Letter from the Editors

Dear Urban,
In a year unlike any other, our staff has continued to put an immense amount of time and effort into producing issues of The Urban Legend for our community. We are excited to present to you our annual magazine, The Yeti, which our staff has spent hours writing, editing and designing. Whether it was staying late to meet with their editors over Zoom or taking time out of their Sunday afternoon to tweak details on their InDesign files, we are proud to report that The Urban Legend staff stayed diligent and motivated in the midst of such trying times.
Last spring, the Journalism leadership team made the decision to keep The Urban Legend up and running in virtual school, a choice that set the precedent for a school year full of investigative reporting, difficult virtual interviews, and long Zoom meetings. As this year’s Editors in Chief of Print, we have prioritized making issues of The Urban Legend to mail to everyone’s homes, in an attempt to maintain some sense of normalcy – no matter how small – for our valued peers, families, faculty and staff. We have remained committed to bringing pertinent topics to the Urban community, from environmental and racial justice to profiling local businesses. Our staff found joy in the simple things – like what the 9th graders are doing for virtual PA’s and people’s Zoom-school outfits – as well as the complex – like whether students were following social distancing orders and the experiences of essential worker families.
In a moment in which the country feels fraught with division, journalism pushes us to reject the comfort of a single-sided narrative. Instead, we endeavor as journalists to understand that truth is rarely black and white but resides uncomfortably in life’s grey areas. In this politically divided time, we must remind ourselves that no one person has a single story, just like no one article should present a single perspective. This is the challenge and the value of journalism: translating the experiences of others into a larger story that engenders empathy and helps us bridge the silos of our singular experiences. Rather than further entrenching ourselves in our own way of thinking, our staff strives to write articles that expand perspectives and reveal more nuanced truths about ourselves, our values and the world. However, journalism is a beginning, not an end. The existential threats of climate change and racial and economic injustice demand that we continue the journalistic project of translating individual experiences into a common narrative to find common cause with others.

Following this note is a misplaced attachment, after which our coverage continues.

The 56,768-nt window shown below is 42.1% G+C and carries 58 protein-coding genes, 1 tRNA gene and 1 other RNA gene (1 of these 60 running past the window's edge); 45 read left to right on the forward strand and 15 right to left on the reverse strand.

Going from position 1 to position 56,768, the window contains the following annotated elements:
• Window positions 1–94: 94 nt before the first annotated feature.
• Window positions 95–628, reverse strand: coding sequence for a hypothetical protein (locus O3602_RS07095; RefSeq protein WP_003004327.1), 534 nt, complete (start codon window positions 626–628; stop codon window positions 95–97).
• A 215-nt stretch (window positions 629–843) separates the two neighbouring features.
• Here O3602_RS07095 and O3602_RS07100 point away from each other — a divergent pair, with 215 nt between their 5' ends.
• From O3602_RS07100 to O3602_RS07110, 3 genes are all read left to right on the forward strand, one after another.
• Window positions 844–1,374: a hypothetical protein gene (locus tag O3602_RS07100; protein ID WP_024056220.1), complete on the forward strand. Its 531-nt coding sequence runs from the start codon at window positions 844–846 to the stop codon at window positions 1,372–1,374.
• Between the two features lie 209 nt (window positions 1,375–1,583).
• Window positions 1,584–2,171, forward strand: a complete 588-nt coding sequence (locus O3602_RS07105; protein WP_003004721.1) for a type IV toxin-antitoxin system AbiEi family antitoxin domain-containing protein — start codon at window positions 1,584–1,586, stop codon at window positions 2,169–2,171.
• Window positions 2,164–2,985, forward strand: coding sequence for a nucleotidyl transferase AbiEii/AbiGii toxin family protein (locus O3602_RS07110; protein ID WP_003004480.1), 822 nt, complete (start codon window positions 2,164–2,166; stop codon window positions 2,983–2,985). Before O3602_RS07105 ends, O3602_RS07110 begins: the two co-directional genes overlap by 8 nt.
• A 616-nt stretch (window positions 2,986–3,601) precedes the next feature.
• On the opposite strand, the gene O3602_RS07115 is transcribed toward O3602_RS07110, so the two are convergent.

As we publish our last magazine with The Urban Legend, we wish to express our incredible gratitude for the fulfilling experiences and community we’ve garnered through our experience in the newsroom these last three years. We want to thank Lingerr Senghor and Sarah Levin for their commitment to both the paper and the staff– advocating for us as students with powerful opinions and questions. We also extend gratitude to our fellow leadership members, who have worked with us all year, and some of whom will continue to carry on the legacy of serving the Urban community in the years to come. Until graduation, we will continue to write, design, and provide you with meaningful stories in an ever-changing climate.
We hope you enjoy the 11th edition of the Urban Legend magazine,

Ellie Lerner and Clementine Daniel
Editors in Chief of Print